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Open access

Yongping Liu, Shuo Wang, Qingling Guo, Yongze Li, Jing Qin, Na Zhao, Yushu Li, Zhongyan Shan, and Weiping Teng

Objective

Hashimoto’s thyroiditis (HT) is characterized by elevated specific auto-antibodies, including TgAb and TPOAb. Increasing evidence has demonstrated the essential role of Th17 cells in HT. However, the underlying mechanism is still unclear. Semaphorin 5A (Sema 5A) is involved in several autoimmune diseases through the regulation of immune cells. The aim of the present study was to explore the role of Sema 5A in HT.

Methods

We measured serum Sema 5A levels in HT (n = 92) and healthy controls (n = 111) by enzyme-linked immunosorbent assay (ELISA). RNA levels of Sema 5A and their receptors (plexin-A1 and plexin-B3), as well as several cytokines (IFN-γ, IL-4 and IL-17), were detected by real-time polymerase chain reaction in peripheral blood mononuclear cells from 23 patients with HT and 31 controls. In addition, we investigated the relationship between serum Sema 5A and HT.

Results

Serum Sema 5A in HT increased significantly compared with healthy controls (P < 0.001). Moreover, serum Sema 5A levels were positively correlated with TgAb (r = 0.511, P < 0.001), TPOAb (r = 0.423, P < 0.001), TSH (r = 0.349, P < 0.001) and IL-17 mRNA expression (r = 0.442, P < 0.001). Increased Sema 5A RNA expression was observed (P = 0.041) in HT compared with controls. In receiver-operating characteristic (ROC) analysis, serum Sema 5A predicted HT with a sensitivity of 79.35% and specificity of 96.40%, and the area under the curve of the ROC curve was 0.836 (95% CI: 0.778–0.884, P < 0.001).

Conclusions

These data demonstrated elevated serum Sema 5A in HT patients for the first time. Serum Sema 5A levels were correlated with thyroid auto-antibodies and IL-17 mRNA expression. Sema 5A may be involved in immune response of HT patients.

Open access

Xichang Wang, Xiaochun Teng, Chenyan Li, Yushu Li, Jing Li, Weiping Teng, Zhongyan Shan, and Yaxin Lai

Objective

To conduct a questionnaire survey of the current clinical practice for overt hyperthyroidism in China.

Methods

An online questionnaire survey was conducted in July 2020. The two questionnaires covered 35 and 8 questions about non-pregnancy and pregnancy clinical practice for overt hyperthyroidism, respectively.

Results

One thousand, two hundred fifty-six physicians participated. Chief physicians and associate chief physicians accounted for 58.6% of the participants. Approximately 95.2% of the respondents chose the thyrotropin receptor antibody (TRAb) test to clarify the etiology of thyrotoxicosis, while only 27.0% of them chose radioactive iodine uptake (RAIU). In terms of treatment for non-pregnant patients, anti-thyroid drugs (ATDs) were the first choice, and most of the clinicians chose methimazole. Compared with clinicians in recent studies, Chinese physicians used serum TRAb to diagnose Graves’ disease more commonly, and there were obviously more physicians preferring ATDs. For maternal hyperthyroidism, most physicians preferred propylthiouracil administration before or during the first trimester, which is consistent with the 2016 American Thyroid Association (ATA) guidelines. In terms of the initial ATD dose, monitoring the treatment process, indications for ATD withdrawal and treatment of special cases, the preferences of Chinese physicians were generally consistent with the guidelines.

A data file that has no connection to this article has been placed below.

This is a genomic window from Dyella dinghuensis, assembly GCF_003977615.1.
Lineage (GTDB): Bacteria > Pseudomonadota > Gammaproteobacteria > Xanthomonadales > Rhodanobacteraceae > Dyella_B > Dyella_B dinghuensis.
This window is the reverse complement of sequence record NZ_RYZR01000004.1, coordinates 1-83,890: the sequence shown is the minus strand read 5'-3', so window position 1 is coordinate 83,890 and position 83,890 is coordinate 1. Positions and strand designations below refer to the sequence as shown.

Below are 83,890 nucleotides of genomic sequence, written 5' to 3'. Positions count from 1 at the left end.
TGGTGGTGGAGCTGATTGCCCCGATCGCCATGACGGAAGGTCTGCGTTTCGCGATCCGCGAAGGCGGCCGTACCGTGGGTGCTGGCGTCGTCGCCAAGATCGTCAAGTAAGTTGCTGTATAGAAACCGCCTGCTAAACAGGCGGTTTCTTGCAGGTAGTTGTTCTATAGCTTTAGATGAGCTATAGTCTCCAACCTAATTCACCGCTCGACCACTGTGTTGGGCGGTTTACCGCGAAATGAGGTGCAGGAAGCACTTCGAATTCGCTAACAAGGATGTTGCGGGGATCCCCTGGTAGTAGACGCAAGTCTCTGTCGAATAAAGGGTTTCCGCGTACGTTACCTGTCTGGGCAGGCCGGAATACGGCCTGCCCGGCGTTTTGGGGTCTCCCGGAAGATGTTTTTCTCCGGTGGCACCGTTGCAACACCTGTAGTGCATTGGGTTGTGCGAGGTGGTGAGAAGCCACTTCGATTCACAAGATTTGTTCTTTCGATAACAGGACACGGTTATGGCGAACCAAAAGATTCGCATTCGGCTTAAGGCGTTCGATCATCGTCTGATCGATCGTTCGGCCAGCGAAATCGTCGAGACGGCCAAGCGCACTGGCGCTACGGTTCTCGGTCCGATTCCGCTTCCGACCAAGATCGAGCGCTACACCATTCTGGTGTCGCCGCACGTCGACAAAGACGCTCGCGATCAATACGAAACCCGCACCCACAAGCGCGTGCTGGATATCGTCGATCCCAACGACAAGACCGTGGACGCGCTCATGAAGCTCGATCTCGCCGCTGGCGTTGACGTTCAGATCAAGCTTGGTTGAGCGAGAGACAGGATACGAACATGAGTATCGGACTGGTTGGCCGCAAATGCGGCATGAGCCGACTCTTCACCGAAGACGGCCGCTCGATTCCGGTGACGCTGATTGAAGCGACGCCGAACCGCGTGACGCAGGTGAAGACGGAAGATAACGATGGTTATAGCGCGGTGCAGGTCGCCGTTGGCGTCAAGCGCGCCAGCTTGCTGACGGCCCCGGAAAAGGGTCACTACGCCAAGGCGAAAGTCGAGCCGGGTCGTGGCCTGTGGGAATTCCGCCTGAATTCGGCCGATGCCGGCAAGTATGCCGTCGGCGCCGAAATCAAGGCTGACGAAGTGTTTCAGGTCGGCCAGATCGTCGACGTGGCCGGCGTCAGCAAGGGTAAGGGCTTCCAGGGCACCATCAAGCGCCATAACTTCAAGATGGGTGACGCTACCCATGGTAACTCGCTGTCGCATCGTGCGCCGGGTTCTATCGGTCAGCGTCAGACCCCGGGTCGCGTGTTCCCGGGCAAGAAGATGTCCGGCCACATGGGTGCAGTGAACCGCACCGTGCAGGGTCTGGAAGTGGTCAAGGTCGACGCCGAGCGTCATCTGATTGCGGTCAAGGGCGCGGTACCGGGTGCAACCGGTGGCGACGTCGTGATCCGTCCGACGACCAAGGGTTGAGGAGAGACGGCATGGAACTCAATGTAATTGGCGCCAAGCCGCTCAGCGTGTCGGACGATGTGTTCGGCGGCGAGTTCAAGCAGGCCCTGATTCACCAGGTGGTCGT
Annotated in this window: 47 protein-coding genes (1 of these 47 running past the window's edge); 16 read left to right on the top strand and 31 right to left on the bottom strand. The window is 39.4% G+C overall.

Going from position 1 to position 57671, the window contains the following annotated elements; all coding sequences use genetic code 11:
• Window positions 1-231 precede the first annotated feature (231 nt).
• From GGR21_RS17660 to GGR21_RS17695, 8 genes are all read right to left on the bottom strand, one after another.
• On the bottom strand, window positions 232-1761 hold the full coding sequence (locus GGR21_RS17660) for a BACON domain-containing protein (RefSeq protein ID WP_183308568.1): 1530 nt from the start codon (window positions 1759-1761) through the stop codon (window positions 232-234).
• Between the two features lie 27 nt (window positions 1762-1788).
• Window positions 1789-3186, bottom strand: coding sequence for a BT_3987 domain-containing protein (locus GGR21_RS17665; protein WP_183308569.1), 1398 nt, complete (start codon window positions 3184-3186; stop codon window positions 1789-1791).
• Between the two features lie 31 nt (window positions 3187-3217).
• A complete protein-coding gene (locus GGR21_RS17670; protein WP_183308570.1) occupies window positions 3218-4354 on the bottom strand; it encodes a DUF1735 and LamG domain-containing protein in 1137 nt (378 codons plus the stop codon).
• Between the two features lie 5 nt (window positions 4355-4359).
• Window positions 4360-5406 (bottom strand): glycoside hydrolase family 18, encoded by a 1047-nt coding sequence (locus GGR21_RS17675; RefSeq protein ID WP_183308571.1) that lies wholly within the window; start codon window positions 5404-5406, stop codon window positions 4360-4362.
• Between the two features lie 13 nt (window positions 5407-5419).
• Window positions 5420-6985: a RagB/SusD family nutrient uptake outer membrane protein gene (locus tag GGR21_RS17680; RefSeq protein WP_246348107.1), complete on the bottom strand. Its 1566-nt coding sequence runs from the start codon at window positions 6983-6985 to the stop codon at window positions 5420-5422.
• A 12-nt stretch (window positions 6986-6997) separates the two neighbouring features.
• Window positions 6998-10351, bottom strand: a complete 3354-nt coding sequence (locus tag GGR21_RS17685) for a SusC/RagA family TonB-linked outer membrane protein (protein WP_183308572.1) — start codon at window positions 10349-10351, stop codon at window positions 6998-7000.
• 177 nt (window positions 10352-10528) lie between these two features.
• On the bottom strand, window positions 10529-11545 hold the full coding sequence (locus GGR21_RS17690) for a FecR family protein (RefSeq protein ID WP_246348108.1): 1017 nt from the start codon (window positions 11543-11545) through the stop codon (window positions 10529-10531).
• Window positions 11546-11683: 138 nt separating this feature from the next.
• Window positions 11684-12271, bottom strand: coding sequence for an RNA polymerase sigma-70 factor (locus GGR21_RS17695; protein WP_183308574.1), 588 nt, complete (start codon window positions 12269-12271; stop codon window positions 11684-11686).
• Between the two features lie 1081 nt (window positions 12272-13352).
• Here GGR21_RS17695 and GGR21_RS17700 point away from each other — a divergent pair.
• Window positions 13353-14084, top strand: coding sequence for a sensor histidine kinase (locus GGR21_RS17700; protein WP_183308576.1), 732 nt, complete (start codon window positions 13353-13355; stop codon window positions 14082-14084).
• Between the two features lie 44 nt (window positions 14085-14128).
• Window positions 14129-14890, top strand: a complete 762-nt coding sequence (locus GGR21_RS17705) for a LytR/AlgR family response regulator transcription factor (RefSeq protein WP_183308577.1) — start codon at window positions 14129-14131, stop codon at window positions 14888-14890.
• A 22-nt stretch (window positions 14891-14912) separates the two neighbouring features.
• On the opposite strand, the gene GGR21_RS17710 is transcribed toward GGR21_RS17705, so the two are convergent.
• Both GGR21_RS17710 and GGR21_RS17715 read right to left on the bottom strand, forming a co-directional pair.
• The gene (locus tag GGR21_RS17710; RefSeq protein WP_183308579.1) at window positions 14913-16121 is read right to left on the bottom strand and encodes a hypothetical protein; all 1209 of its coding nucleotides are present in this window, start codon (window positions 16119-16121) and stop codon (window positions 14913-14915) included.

Conclusion

Chinese physicians can generally follow the ATA guidelines for the diagnosis and treatment of hyperthyroidism. Moreover, there are small differences from foreign studies or the guidelines with respect to particular problems. These findings provide evidence for future clinical research in China.

Open access

Zhenzhen Wang, Xiangying Zhu, Xiaohui Yu, Haixia Guan, Lei Zhao, Yixia Zhang, Yuge Li, Liang Sang, Yuchen Han, Yushu Li, Zhongyan Shan, and Weiping Teng

Purpose:

To determine the diagnostic efficiency of the ATA classification and ultrasound-guided fine-needle aspiration (FNA) results in identifying the risk factors of malignancy, we analyzed the thyroid nodules of patients who underwent thyroidectomy and compared preoperative ATA classifications with FNA results.

Methods:

We retrospectively analyzed 274 nodules of 196 patients who underwent ultrasonography, FNA and thyroidectomy. Histopathological findings of thyroid nodules were considered as the Au standard in the analysis of the diagnostic efficiency of the ATA classification and FNA results. Univariate analysis and binary multivariate logistic regression analysis were applied to identify the ultrasound features associated with malignancy.

Results:

The overall malignancy rate of 274 nodules was 41.6%. The areas under the ROC curves (AUCs) for the ATA classification and FNA results were 0.88 and 0.878, respectively (P < 0.001). The sensitivity and specificity of the ATA classification were 86 and 86.9%, whereas those of FNA results were 68.5 and 91.4%, respectively. The specificity (98.7%) and sensitivity (94.3%) increased after the combined use of the ATA classification and FNA results. Taller-than-wide shape, microcalcifications, hypoechogenicity and irregular margins were independent risk factors for malignancy. Microcalcifications had the highest OR (7.58), and taller-than-wide shape had the highest specificity in BSRTC I, II, III and IV cytology.

Conclusion:

The diagnostic efficiency of the ATA classification and FNA results in identifying malignant nodules was high, and the use of both criteria improved the diagnostic accuracy. Taller-than-wide shape, microcalcifications, hypoechogenicity and irregular margins were independent risk factors for malignancy.